Eaton and the two Vortices of hydrogen. What does it mean? As you know diesel-international.com has put hydrogen under the spotlight. Blue, brown, green hydrogen. The entire supply chain is in motion. Here you will find Eaton’s contribution.

Eaton and the two Vortices of hydrogen

Eaton and the two Vortices of hydrogen: Twin vortices Series

Power management company Eaton today announced its Twin Vortices Series (TVS) technology has proven to be an integral component in hydrogen fuel cell modules, which benefit from the precise air flow control offered by the TVS unit to operate at peak efficiency. The TVS fuel cell blower is electrically driven, providing accurate and fast air control to enable rapid fuel cell voltage control for transient duty cycles. Eaton’s TVS technology is known throughout the transportation industry for its supercharged internal combustion engine applications, but minor modifications have made the unit ideal for fuel cells. To operate efficiently, fuel cell stacks need precisely controlled air and hydrogen flow. Fuel cells are composed of proton exchange membranes layered between a positive electrode (cathode) and a negative electrode (anode). Hydrogen is introduced to the anode, and oxygen from the surrounding air is directed to the cathode. Hydrogen molecules then break into protons and electrons due to an electrochemical reaction in the fuel cell catalyst, enabling the protons to travel through the membrane to the cathode. The number of layers of proton exchange membranes dictates the amount of power each individual stack can produce, which subsequently means the more stacks a vehicle has the more power it produces.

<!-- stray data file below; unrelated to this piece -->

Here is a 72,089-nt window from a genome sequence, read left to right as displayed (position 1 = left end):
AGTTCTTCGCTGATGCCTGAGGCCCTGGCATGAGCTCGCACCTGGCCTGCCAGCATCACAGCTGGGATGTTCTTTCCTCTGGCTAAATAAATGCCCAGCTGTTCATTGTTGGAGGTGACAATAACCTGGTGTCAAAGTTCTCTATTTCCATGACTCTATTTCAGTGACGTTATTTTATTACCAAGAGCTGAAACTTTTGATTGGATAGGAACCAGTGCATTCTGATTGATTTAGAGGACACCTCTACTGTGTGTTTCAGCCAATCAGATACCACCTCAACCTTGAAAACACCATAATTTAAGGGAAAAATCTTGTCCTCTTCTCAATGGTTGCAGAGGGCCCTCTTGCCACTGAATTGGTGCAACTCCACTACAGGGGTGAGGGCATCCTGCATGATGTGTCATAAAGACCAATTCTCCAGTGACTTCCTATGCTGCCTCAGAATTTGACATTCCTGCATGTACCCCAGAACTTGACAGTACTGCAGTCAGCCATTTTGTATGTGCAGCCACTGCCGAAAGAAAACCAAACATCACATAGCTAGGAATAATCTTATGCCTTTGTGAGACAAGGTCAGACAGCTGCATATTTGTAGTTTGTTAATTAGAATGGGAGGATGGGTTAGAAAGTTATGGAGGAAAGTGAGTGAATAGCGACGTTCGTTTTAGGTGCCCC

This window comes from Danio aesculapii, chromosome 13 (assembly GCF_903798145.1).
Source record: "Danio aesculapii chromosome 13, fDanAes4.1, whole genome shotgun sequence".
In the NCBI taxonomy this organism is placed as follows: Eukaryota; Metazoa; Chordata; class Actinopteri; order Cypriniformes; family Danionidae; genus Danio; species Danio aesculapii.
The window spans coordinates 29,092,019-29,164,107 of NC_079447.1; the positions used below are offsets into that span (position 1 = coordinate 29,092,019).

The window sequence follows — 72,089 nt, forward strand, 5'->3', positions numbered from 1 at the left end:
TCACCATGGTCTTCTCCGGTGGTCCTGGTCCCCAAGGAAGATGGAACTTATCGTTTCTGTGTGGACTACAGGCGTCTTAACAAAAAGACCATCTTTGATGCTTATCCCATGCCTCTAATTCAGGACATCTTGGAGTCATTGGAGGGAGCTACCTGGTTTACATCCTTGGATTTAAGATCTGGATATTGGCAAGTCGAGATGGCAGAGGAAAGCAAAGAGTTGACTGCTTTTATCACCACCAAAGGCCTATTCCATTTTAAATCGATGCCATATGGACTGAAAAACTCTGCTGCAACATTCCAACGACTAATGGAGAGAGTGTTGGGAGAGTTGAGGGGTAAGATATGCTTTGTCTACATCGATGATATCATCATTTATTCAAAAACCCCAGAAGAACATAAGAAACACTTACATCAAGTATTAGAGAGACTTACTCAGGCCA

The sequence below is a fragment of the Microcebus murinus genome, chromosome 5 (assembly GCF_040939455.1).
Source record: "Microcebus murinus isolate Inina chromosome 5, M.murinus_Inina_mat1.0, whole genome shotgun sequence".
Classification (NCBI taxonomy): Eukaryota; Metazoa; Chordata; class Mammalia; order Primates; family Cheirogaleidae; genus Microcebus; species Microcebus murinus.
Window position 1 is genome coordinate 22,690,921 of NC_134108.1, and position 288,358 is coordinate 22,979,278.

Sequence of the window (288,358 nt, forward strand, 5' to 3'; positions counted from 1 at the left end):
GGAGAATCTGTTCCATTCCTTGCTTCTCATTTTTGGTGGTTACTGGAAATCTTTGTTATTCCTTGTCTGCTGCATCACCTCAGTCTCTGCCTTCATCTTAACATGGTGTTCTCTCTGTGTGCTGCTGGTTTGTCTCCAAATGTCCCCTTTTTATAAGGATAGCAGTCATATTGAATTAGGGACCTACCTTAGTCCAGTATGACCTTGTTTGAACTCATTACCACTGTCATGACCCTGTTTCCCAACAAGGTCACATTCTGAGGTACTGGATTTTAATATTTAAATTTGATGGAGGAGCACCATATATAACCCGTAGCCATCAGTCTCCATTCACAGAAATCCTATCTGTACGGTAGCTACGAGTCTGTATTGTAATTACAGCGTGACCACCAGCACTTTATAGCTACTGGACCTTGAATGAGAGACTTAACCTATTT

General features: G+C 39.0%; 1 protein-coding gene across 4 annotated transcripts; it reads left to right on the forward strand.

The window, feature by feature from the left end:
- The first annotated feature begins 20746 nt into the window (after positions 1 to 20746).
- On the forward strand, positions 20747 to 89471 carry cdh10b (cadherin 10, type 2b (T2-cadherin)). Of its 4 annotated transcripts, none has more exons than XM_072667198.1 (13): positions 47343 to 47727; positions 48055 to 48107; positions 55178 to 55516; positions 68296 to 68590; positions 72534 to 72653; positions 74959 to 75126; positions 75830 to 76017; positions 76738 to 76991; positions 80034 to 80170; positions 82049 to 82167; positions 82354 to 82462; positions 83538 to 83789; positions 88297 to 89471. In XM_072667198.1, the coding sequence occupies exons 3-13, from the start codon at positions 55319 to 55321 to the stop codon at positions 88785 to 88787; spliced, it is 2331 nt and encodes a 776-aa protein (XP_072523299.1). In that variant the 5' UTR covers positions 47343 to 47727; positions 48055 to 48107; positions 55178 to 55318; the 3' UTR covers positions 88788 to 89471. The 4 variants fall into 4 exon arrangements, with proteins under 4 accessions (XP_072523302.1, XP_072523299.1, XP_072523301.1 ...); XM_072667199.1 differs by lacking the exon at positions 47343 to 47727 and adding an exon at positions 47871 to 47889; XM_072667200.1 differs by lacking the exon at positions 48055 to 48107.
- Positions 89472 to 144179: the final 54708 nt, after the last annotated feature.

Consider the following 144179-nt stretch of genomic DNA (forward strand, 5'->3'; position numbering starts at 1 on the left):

TVS is mounted to an electric motor

Unlike the TVS supercharger, the TVS fuel cell blower is covered by a housing and directly mounted to an electric motor, which operates in a range of 300 – 450 volts direct current and has no pulley or front cover. The electric motor can be calibrated to operate at fewer than 14,000 revolutions per minute. The technology is also scalable across a broad range of pump displacements and can be adapted to fit an individual customer’s specifications. Eaton is already supplying TVS units to several customers for use in hydrogen-powered buses, with plans for increased production going forward. The next step in the TVS fuel cell program is developing units that enable next-generation fuel cells, which will have greater power density, pressure ratios, longer operational lifespan and improved noise, vibration and harshness levels.